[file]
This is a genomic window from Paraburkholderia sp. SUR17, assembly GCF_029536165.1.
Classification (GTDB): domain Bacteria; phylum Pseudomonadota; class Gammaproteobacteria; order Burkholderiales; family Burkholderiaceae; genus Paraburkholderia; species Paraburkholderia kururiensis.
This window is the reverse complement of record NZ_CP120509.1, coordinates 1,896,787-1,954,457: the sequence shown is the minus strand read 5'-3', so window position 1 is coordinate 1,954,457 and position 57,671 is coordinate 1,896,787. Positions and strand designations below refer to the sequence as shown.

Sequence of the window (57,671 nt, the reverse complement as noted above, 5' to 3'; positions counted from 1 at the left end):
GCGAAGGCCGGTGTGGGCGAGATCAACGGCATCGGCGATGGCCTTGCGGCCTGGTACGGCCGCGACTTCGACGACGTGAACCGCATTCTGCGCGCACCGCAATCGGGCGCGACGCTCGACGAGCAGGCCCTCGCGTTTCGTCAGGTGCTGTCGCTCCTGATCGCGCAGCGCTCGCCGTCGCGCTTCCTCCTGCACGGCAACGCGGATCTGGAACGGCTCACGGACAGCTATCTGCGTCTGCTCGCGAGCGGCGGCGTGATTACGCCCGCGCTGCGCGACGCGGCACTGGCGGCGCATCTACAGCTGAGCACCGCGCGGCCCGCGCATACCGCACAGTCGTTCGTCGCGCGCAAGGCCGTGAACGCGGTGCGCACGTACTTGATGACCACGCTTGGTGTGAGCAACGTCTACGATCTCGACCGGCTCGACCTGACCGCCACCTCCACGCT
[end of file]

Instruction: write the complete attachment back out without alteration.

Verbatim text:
This is a genomic window from Paraburkholderia sp. SUR17, assembly GCF_029536165.1.
Classification (GTDB): domain Bacteria; phylum Pseudomonadota; class Gammaproteobacteria; order Burkholderiales; family Burkholderiaceae; genus Paraburkholderia; species Paraburkholderia kururiensis.
This window is the reverse complement of record NZ_CP120509.1, coordinates 1,896,787-1,954,457: the sequence shown is the minus strand read 5'-3', so window position 1 is coordinate 1,954,457 and position 57,671 is coordinate 1,896,787. Positions and strand designations below refer to the sequence as shown.

Sequence of the window (57,671 nt, the reverse complement as noted above, 5' to 3'; positions counted from 1 at the left end):
GCGAAGGCCGGTGTGGGCGAGATCAACGGCATCGGCGATGGCCTTGCGGCCTGGTACGGCCGCGACTTCGACGACGTGAACCGCATTCTGCGCGCACCGCAATCGGGCGCGACGCTCGACGAGCAGGCCCTCGCGTTTCGTCAGGTGCTGTCGCTCCTGATCGCGCAGCGCTCGCCGTCGCGCTTCCTCCTGCACGGCAACGCGGATCTGGAACGGCTCACGGACAGCTATCTGCGTCTGCTCGCGAGCGGCGGCGTGATTACGCCCGCGCTGCGCGACGCGGCACTGGCGGCGCATCTACAGCTGAGCACCGCGCGGCCCGCGCATACCGCACAGTCGTTCGTCGCGCGCAAGGCCGTGAACGCGGTGCGCACGTACTTGATGACCACGCTTGGTGTGAGCAACGTCTACGATCTCGACCGGCTCGACCTGACCGCCACCTCCACGCT